After a break of one year, diphtheria cases have been reported in Kerala’s Malappuram district again. Two diphtheria deaths were reported in the past week, taking the total confirmed cases this year to five. In 2013, the district reported 11 cases, with one death, but last year there were no reports of any diphtheria cases.
Government officials said the present outbreak in Malappuram could be attributed to the Muslim community’s reluctance to vaccination. Malappuram has the second largest Muslim population among Indian districts.
Malappuram district medical officer Dr Ummer Farook said this year’s cases were reported from two residential Muslim institutions. The victims were in the age group of 10-12 years, and were not vaccinated.
Dr Farook said that though Muslim community leaders did not speak against vaccination, there could be a section of people who were averse to it. Apart from orthodox elements, some naturopathy and homeopathy doctors were also behind the anti-vaccination propaganda, said the DMO. “A section of society considers vaccination an American agenda. They fall into the trap of anti-vaccination campaigners. However, due to consistent effort in recent years, the district has achieved 90 per cent vaccination in the category of under-five children.”
Health Minister V S Sivakumar said the tempo of vaccination had decreased in Malappuram and Kasargode districts due to the anti-immunisation stand of certain sections. “The department will conduct a major immunisation drive in these districts. The situation is under control and the present outbreak cannot be attributed to any lapse on the part of the government,” he said.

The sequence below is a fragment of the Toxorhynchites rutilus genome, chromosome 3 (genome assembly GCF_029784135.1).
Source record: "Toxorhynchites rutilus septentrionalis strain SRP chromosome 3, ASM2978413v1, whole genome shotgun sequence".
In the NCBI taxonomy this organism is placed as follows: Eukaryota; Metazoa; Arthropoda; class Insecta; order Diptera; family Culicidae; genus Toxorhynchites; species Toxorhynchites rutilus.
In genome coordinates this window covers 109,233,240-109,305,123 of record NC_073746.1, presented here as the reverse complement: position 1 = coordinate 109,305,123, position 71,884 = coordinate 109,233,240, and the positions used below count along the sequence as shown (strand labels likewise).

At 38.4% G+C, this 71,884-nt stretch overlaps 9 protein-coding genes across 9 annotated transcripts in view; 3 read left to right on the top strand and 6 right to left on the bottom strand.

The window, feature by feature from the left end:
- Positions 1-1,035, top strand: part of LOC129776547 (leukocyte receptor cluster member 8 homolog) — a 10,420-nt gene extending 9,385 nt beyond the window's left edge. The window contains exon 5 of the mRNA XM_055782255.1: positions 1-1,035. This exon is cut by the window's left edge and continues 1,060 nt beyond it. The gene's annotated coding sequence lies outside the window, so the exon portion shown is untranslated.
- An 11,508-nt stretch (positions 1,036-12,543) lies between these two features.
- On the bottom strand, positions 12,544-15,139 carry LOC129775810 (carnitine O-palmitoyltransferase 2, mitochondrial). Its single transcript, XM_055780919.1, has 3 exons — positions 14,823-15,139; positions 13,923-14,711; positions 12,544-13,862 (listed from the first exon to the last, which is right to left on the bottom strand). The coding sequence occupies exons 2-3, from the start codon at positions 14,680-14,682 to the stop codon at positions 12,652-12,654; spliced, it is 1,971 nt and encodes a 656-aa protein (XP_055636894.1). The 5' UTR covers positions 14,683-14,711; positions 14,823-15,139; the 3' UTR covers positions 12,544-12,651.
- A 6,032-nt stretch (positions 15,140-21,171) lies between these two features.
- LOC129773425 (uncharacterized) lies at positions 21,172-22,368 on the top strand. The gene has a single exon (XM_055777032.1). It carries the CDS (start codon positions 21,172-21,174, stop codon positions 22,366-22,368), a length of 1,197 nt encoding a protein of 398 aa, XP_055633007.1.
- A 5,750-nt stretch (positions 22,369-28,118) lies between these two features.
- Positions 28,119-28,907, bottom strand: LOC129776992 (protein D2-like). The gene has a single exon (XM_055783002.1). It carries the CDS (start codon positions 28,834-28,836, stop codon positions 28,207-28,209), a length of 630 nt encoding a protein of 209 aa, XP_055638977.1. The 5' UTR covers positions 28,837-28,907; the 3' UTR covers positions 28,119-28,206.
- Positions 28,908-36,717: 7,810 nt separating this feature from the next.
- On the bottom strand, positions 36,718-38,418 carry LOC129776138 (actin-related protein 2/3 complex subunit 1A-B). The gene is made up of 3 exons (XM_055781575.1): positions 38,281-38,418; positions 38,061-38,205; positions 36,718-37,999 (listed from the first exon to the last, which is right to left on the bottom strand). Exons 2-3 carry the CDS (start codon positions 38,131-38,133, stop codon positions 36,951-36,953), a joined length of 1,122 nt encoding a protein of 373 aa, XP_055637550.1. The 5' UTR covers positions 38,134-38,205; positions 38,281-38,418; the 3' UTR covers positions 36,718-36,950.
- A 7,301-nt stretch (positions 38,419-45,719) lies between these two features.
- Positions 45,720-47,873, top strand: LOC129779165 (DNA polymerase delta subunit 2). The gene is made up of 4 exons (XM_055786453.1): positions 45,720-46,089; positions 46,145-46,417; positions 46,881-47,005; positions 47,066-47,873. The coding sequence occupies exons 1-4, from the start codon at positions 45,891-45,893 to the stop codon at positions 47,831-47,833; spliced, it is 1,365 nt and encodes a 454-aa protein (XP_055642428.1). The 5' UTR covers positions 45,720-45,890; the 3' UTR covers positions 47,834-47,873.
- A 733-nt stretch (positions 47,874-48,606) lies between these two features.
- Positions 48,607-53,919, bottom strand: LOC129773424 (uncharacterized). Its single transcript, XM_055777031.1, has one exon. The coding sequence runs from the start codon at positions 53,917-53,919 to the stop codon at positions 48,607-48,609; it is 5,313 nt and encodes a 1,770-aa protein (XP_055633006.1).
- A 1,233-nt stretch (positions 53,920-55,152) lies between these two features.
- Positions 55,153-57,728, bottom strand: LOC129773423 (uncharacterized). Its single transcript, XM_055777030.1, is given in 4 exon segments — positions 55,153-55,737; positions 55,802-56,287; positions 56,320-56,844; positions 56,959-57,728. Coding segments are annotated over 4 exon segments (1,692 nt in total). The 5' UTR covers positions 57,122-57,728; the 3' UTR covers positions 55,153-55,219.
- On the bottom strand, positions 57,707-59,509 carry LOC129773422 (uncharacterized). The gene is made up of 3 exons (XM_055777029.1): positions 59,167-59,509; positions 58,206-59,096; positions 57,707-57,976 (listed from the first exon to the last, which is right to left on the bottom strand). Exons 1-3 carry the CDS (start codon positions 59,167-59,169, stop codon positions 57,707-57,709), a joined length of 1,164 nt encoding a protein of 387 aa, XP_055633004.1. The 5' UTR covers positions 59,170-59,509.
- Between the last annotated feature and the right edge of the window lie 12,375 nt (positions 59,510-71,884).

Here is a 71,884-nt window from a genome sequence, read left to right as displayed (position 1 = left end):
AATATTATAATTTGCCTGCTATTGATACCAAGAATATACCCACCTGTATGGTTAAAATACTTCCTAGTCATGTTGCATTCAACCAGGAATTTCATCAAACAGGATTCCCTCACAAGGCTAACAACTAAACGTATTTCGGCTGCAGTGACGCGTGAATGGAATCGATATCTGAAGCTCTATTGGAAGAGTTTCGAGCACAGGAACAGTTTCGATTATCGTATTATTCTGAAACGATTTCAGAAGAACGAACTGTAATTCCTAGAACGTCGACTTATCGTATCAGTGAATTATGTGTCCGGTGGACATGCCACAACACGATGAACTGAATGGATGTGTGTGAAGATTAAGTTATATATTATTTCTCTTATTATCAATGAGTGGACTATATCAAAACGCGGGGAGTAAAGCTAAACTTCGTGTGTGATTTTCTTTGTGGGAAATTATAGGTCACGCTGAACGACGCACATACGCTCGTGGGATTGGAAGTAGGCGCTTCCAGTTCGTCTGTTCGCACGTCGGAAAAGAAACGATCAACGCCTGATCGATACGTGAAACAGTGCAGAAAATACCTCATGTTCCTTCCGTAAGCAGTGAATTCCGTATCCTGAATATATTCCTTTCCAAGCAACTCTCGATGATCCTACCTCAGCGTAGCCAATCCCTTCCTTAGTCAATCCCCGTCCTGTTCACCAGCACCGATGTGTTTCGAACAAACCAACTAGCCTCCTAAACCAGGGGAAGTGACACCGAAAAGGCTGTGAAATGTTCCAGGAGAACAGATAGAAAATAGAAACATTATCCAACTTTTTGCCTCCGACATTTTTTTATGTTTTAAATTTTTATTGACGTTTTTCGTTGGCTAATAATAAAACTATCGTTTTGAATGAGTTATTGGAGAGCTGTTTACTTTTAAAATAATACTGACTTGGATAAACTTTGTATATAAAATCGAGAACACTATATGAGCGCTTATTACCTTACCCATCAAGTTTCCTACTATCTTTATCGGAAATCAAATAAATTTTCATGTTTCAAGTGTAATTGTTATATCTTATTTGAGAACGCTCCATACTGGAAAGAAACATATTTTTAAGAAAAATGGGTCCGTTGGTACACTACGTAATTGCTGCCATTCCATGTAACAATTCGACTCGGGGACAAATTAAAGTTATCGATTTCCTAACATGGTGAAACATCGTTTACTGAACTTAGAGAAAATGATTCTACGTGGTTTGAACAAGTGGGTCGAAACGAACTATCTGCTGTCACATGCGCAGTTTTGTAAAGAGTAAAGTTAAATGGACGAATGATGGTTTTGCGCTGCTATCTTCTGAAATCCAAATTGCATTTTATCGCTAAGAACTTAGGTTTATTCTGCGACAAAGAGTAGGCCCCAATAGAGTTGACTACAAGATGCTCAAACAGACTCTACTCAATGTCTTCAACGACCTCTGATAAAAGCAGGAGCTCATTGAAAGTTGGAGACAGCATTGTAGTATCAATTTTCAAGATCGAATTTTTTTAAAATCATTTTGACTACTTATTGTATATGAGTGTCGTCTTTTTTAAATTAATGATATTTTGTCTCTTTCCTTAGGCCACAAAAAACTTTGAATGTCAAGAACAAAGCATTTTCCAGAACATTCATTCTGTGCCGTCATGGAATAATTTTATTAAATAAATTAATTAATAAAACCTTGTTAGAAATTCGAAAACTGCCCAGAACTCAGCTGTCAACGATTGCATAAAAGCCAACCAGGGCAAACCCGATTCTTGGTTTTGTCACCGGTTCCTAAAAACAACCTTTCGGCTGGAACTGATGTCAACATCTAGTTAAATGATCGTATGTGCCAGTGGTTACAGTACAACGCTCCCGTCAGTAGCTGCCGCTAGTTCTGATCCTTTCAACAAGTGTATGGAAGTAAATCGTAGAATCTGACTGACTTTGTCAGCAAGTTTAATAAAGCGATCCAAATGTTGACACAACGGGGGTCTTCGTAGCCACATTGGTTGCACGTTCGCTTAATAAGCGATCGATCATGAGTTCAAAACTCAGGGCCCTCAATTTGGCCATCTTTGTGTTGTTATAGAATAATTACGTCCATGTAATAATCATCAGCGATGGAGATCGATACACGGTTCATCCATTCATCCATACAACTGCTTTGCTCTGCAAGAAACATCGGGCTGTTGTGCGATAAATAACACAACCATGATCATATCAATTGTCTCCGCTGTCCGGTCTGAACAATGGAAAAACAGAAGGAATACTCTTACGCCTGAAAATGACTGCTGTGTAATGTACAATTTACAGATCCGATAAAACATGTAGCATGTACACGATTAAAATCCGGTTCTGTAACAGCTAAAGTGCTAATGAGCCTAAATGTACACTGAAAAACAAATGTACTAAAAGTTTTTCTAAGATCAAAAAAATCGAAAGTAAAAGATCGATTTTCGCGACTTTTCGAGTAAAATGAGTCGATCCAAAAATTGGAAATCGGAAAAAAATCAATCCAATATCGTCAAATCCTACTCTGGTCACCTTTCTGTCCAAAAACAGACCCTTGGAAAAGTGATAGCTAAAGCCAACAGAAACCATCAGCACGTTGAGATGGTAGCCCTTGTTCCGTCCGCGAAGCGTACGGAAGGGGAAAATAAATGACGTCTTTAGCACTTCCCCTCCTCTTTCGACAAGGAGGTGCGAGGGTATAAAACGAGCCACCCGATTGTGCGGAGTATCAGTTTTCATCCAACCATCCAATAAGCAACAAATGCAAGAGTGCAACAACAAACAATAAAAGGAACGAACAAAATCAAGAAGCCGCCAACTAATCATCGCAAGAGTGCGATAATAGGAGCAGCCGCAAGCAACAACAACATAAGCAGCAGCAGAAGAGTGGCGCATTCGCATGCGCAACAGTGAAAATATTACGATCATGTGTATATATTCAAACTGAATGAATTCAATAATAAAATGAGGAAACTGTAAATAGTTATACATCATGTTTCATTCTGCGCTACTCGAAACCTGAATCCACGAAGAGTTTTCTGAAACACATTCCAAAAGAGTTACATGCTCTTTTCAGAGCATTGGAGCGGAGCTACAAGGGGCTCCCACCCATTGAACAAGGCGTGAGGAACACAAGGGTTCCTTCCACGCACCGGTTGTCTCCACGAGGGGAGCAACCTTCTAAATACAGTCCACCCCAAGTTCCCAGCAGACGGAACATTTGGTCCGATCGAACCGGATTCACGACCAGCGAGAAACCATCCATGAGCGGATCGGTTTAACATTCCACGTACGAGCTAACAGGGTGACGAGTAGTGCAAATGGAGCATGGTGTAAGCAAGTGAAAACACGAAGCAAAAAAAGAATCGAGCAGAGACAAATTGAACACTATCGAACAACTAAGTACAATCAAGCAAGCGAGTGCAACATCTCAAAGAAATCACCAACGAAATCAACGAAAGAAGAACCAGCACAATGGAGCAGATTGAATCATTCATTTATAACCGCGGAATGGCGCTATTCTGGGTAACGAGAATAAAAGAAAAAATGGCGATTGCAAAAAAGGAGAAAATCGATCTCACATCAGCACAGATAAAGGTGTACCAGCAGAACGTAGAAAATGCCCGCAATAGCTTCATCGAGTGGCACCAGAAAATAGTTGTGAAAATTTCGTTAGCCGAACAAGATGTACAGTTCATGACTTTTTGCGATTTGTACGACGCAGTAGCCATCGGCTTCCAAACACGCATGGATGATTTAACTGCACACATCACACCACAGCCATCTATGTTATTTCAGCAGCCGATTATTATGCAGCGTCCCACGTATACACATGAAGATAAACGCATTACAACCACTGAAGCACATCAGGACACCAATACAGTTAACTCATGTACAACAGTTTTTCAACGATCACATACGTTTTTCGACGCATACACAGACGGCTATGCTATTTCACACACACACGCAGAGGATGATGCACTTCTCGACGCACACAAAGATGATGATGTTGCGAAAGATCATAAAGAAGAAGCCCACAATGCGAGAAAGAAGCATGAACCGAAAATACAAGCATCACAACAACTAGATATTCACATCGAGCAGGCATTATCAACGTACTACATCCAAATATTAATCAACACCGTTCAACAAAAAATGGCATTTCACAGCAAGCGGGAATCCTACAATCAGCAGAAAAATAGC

Early this year, the health department conducted a survey in Malappuram which showed that among 3,55,279 children below the age of five, 4,729 had not taken any kind of vaccination.
The government has started a new survey in the district to pinpoint children who have not been vaccinated. Camps will be held for them from October 1 to 10.
Farook said, “It was assessed that 25 per cent children below the age of 15 have not taken any vaccination. We will give DPT vaccine for children below the age of 7. Students of fifth and tenth class will be given TD vaccine for tetanus and diphtheria.”
According to public health expert Dr K P Aravindan, health workers should talk to sections opposed to immunisation. “A section in the Muslim community fears that vaccination is an American agenda to control population. Such elements should introspect, considering the child’s right to immunisation.”
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